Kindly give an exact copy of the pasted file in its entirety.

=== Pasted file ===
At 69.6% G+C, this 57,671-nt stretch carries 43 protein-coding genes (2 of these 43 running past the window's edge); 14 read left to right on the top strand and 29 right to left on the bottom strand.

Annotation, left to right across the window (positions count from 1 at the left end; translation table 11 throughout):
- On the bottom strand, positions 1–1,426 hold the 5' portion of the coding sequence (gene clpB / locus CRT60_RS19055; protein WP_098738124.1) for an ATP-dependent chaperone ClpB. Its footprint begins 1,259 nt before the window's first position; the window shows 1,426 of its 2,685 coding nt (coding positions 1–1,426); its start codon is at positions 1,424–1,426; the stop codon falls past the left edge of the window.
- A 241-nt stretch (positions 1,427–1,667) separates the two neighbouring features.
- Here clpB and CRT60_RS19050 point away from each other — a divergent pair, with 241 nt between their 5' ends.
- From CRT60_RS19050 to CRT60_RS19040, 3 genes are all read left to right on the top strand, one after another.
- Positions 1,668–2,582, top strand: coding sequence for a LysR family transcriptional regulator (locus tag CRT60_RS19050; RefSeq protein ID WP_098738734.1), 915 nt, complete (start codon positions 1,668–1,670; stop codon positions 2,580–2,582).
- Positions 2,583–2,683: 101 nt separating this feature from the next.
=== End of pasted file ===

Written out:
At 69.6% G+C, this 57,671-nt stretch carries 43 protein-coding genes (2 of these 43 running past the window's edge); 14 read left to right on the top strand and 29 right to left on the bottom strand.

Annotation, left to right across the window (positions count from 1 at the left end; translation table 11 throughout):
- On the bottom strand, positions 1–1,426 hold the 5' portion of the coding sequence (gene clpB / locus CRT60_RS19055; protein WP_098738124.1) for an ATP-dependent chaperone ClpB. Its footprint begins 1,259 nt before the window's first position; the window shows 1,426 of its 2,685 coding nt (coding positions 1–1,426); its start codon is at positions 1,424–1,426; the stop codon falls past the left edge of the window.
- A 241-nt stretch (positions 1,427–1,667) separates the two neighbouring features.
- Here clpB and CRT60_RS19050 point away from each other — a divergent pair, with 241 nt between their 5' ends.
- From CRT60_RS19050 to CRT60_RS19040, 3 genes are all read left to right on the top strand, one after another.
- Positions 1,668–2,582, top strand: coding sequence for a LysR family transcriptional regulator (locus tag CRT60_RS19050; RefSeq protein ID WP_098738734.1), 915 nt, complete (start codon positions 1,668–1,670; stop codon positions 2,580–2,582).
- Positions 2,583–2,683: 101 nt separating this feature from the next.